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Bill Thayer

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This webpage reproduces a chapter of
Old Illinois Houses

John Drury

reprinted by
The University of Chicago Press
Chicago and London, 1977

The text is in the public domain.

This page has been carefully proofread
and I believe it to be free of errors.
If you find a mistake though,
please let me know!


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Melville Stone

This site is not affiliated with the US Military Academy.

[image ALT: A photograph of a small unpainted rectangular wood house, withan attic under its gabled roof pitched at about 40°. It has one chimney. It is the Sarah Lincoln House near Charleston, Illinois.]

Sarah Lincoln House, near Charleston, Built 1830's.

 p48  A Famous Stepmother Lived Here

A few days before leaving his home in Springfield for the inaugural ceremonies in the nation's capital, President-elect Lincoln paid a farewell visit to his stepmother, Sarah Bush Lincoln, who was then living in a plain little clapboarded house in Coles County. That house still stands today on its original site only a few miles south of Charleston and is now a much-visited Lincoln shrine, owned and maintained by the state.

Few episodes in the life of Lincoln, according to biographers, reveal his humanness, kindness, and devotion to family more touchingly than the last meeting in this house between the tall, ungainly man and the little, white-haired woman who was his foster mother; who reared him from a boy of ten until he reached the age of twenty-one. She understood her stepson better than his own father, we are told, and this understanding was appreciated by Abe Lincoln, who remained devoted to her throughout his life. As soon as he had the means, he purchased his father's farm so that Thomas and Sarah Lincoln would have a permanent home for the rest of their days.

It was a raw day in winter when President-elect Lincoln arrived in Charleston for the meeting with his stepmother. He came in the crude  p49 caboose of a freight train, the passenger train he intended to take having missed connections at Mattoon. The story is told that when the locomotive of the freight train stopped in front of the little station at Charleston for orders, Abraham Lincoln, the President-elect of the United States, got out of the caboose and walked in mud, ice, and slush, with a shawl over his shoulders, alongside the freight cars to the station. Here, friends were waiting for him with a horse and carriage.

After stopping overnight at the home of Colonel A. H. Chapman, who had married a daughter of Dennis Hanks, a cousin of Lincoln's, the President-elect and Colonel Chapman drove a buggy to the home of Sarah Lincoln at the near-by crossroads village of Farmington, now known as Campbell. Here Sarah Lincoln — or "Sally," as she was called — greeted her famous stepson and was undoubtedly the proudest mother in America at that moment.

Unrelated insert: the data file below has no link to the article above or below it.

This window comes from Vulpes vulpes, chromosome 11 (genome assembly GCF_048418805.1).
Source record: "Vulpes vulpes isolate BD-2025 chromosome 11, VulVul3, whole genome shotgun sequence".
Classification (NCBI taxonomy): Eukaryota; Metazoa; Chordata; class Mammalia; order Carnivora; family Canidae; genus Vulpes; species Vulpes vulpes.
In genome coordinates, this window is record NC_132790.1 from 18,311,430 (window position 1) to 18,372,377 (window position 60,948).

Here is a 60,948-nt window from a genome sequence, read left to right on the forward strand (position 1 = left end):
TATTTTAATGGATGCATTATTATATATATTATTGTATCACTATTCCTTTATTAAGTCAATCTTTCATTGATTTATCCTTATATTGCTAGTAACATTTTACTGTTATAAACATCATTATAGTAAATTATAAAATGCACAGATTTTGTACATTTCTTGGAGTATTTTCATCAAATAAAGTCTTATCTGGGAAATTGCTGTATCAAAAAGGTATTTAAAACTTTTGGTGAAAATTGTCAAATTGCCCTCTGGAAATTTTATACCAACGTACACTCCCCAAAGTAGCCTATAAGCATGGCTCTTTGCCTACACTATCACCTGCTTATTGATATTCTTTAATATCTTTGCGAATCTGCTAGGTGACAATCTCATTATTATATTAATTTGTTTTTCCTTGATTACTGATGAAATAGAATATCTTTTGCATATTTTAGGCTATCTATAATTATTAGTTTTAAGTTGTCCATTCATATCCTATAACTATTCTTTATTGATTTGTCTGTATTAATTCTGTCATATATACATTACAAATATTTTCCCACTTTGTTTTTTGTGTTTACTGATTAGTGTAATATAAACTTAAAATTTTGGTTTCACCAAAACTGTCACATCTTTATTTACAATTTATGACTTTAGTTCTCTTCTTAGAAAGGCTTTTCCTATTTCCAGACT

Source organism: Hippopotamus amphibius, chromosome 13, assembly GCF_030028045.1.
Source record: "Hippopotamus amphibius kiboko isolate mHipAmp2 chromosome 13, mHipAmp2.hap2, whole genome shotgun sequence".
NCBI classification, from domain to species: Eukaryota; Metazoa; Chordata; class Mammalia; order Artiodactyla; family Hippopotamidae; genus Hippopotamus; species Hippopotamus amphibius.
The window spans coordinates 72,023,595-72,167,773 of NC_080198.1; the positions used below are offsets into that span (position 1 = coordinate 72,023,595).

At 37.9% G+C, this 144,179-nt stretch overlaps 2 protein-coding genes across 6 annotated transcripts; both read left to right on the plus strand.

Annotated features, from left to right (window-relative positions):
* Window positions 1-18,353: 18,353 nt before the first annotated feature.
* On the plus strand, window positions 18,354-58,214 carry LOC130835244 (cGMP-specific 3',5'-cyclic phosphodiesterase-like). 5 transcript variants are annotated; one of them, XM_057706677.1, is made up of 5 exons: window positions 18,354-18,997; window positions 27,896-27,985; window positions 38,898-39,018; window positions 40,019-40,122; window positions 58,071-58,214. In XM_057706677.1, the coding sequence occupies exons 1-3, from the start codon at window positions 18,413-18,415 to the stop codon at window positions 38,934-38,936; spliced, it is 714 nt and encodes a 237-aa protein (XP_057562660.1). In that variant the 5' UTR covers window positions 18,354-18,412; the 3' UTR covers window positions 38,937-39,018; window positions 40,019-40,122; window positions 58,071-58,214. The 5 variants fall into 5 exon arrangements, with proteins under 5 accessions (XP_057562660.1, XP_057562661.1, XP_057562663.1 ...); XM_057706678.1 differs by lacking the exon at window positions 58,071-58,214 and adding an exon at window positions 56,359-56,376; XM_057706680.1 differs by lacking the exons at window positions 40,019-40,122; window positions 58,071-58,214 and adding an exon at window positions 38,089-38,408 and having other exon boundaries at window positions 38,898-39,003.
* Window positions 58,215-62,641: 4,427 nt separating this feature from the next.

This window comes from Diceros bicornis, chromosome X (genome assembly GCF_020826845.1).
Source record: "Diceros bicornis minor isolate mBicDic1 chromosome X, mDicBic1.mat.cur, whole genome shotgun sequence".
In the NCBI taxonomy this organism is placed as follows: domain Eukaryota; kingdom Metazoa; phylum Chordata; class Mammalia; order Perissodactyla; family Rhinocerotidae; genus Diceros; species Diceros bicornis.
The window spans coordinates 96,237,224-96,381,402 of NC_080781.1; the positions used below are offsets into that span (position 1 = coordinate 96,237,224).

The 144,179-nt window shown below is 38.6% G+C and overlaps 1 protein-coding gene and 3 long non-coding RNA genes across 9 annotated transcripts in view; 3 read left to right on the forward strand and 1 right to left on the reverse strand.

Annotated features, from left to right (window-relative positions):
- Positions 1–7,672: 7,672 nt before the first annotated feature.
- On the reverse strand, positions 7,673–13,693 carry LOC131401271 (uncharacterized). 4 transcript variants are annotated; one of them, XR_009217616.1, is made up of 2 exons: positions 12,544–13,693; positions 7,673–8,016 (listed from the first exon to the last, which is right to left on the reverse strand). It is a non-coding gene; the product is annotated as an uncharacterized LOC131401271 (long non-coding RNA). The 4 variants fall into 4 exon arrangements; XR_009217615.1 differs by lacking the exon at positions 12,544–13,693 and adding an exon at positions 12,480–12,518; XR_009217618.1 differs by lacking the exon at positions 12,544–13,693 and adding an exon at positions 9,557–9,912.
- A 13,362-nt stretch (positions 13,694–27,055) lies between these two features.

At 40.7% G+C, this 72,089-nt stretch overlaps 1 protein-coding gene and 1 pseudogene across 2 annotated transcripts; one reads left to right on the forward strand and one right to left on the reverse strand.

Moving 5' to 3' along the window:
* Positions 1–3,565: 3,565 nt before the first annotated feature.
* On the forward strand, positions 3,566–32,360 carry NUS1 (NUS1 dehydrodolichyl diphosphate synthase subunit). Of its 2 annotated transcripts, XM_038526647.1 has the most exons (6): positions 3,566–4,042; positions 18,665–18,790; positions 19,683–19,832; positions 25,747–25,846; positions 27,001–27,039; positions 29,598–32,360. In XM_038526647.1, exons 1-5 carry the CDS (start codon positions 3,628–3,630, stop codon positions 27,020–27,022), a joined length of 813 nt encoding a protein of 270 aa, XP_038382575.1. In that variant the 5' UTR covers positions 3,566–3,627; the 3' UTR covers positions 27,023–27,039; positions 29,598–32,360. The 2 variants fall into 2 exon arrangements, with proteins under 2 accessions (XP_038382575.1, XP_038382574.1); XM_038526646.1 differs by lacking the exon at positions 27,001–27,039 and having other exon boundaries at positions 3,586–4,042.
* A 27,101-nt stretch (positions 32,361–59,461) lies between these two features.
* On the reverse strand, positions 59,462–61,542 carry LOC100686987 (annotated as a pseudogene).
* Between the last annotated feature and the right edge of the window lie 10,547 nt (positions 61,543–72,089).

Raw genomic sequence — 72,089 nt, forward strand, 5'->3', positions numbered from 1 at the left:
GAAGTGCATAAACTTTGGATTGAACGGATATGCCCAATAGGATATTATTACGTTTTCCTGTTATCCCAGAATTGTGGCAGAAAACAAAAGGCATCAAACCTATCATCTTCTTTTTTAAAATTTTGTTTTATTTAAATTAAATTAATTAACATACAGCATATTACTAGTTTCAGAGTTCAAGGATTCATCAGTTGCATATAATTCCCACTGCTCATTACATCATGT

In his monumental six-volume biography of the Civil War President, Carl Sandburg poetically describes the meeting: "Sally Bush and he put their arms around each other and listened to each other's heartbeats. They held hands and talked, they talked without holding hands. Each looked into eyes thrust back in deep sockets. She was all of a mother to him."

Sandburg continues: "He was her boy more than any born to her. He gave her a photograph of her boy, a hungry picture of him standing and wanting, wanting. He stroked her face a last time, kissed good-by, and went away."

In Ida M. Tarbell's biography of Lincoln we are told that at that meeting Sarah Lincoln expressed fear for her stepson, saying that she was afraid she would never see him again. To this humble house on the prairies of Coles County had come rumors that Lincoln's life might be taken and these Sarah Lincoln had heard with motherly apprehension.

As subsequent events proved, her fears were well founded. She was living in this unpretentious house when the tragic news of the assassination of her stepson was brought to her in 1865. Here she continued to live until her own death in 1869. Not far away, in Shiloh Cemetery, lie her mortal remains alongside those of her husband, Thomas Lincoln.

A short distance from the Sarah Bush Lincoln dwelling is the full-sized reproduction of the Thomas Lincoln log cabin, outstanding exhibit of the eighty-six-acre Lincoln Log Cabin State Park, established as a memorial to Lincoln's father. The park comprises the major portion of Thomas Lincoln's farm. Thomas and Sarah Lincoln lived in the log cabin until the former's death in 1851. Afterward, Sarah Lincoln moved to the clapboarded dwelling.

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Page updated: 7 Dec 07